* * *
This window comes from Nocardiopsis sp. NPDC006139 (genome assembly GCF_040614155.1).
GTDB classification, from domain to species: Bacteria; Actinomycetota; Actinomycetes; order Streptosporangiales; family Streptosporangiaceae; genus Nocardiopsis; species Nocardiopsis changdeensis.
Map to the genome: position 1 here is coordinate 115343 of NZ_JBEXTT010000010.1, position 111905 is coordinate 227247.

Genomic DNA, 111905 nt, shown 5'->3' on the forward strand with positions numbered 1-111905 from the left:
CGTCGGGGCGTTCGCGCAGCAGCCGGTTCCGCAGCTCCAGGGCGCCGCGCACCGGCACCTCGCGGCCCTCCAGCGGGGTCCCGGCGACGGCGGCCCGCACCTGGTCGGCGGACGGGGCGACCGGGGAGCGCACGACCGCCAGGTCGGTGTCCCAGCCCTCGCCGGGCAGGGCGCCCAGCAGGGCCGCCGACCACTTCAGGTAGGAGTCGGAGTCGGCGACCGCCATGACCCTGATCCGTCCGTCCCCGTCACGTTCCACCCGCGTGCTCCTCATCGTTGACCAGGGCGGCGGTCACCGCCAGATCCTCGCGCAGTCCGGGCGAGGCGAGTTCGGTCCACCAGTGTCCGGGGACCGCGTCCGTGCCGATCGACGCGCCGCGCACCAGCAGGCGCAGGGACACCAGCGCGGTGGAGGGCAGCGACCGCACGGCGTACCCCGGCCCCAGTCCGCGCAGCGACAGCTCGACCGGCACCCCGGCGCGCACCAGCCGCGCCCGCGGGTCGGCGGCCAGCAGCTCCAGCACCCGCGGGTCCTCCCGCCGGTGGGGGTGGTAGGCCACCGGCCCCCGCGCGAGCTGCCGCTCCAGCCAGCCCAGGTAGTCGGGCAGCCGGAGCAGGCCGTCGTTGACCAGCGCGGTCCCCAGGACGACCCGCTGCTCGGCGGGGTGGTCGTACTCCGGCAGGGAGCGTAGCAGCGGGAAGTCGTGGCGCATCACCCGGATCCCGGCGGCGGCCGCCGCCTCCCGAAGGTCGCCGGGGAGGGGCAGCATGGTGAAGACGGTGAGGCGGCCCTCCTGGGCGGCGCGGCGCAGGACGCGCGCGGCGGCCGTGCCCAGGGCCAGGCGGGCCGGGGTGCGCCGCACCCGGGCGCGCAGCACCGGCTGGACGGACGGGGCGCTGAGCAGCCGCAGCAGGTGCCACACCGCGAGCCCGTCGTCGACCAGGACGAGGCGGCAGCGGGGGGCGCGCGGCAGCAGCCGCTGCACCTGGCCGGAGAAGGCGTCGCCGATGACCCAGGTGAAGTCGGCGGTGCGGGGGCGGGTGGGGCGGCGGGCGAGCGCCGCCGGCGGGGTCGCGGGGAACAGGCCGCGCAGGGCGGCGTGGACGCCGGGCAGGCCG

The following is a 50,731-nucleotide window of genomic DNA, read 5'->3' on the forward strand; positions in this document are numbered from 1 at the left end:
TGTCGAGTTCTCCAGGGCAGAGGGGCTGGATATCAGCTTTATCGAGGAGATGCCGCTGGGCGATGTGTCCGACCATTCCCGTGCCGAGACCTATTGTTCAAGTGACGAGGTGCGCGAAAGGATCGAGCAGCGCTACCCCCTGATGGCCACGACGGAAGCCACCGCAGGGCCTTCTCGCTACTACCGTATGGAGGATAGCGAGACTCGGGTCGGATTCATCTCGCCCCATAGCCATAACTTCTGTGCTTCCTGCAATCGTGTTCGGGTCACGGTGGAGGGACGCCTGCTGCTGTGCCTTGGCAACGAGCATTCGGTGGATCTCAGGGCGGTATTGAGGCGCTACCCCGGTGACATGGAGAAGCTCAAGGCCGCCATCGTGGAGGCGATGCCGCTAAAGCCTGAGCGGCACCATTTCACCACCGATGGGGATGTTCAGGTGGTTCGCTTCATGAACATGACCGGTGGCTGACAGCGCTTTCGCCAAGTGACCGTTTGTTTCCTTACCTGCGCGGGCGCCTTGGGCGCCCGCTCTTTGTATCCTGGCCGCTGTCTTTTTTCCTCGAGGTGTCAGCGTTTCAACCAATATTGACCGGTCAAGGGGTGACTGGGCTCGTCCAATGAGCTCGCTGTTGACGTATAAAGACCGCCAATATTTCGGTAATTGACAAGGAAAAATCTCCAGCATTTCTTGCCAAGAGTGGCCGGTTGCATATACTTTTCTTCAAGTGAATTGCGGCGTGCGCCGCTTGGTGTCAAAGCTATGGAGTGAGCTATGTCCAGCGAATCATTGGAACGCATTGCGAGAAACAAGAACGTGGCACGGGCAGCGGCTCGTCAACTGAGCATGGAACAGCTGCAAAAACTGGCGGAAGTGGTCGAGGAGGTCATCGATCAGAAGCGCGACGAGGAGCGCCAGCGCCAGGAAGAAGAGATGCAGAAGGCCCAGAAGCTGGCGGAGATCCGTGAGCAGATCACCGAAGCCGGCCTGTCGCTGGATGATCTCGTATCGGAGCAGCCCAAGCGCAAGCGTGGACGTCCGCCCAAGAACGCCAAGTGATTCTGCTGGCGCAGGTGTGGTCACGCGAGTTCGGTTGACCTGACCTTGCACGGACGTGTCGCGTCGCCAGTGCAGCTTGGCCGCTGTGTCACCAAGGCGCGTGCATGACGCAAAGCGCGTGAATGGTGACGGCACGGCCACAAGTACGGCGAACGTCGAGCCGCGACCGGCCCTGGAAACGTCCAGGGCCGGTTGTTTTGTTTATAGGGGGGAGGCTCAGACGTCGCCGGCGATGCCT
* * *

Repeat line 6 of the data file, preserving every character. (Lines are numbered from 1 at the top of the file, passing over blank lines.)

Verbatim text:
The following is a 50,731-nucleotide window of genomic DNA, read 5'->3' on the forward strand; positions in this document are numbered from 1 at the left end: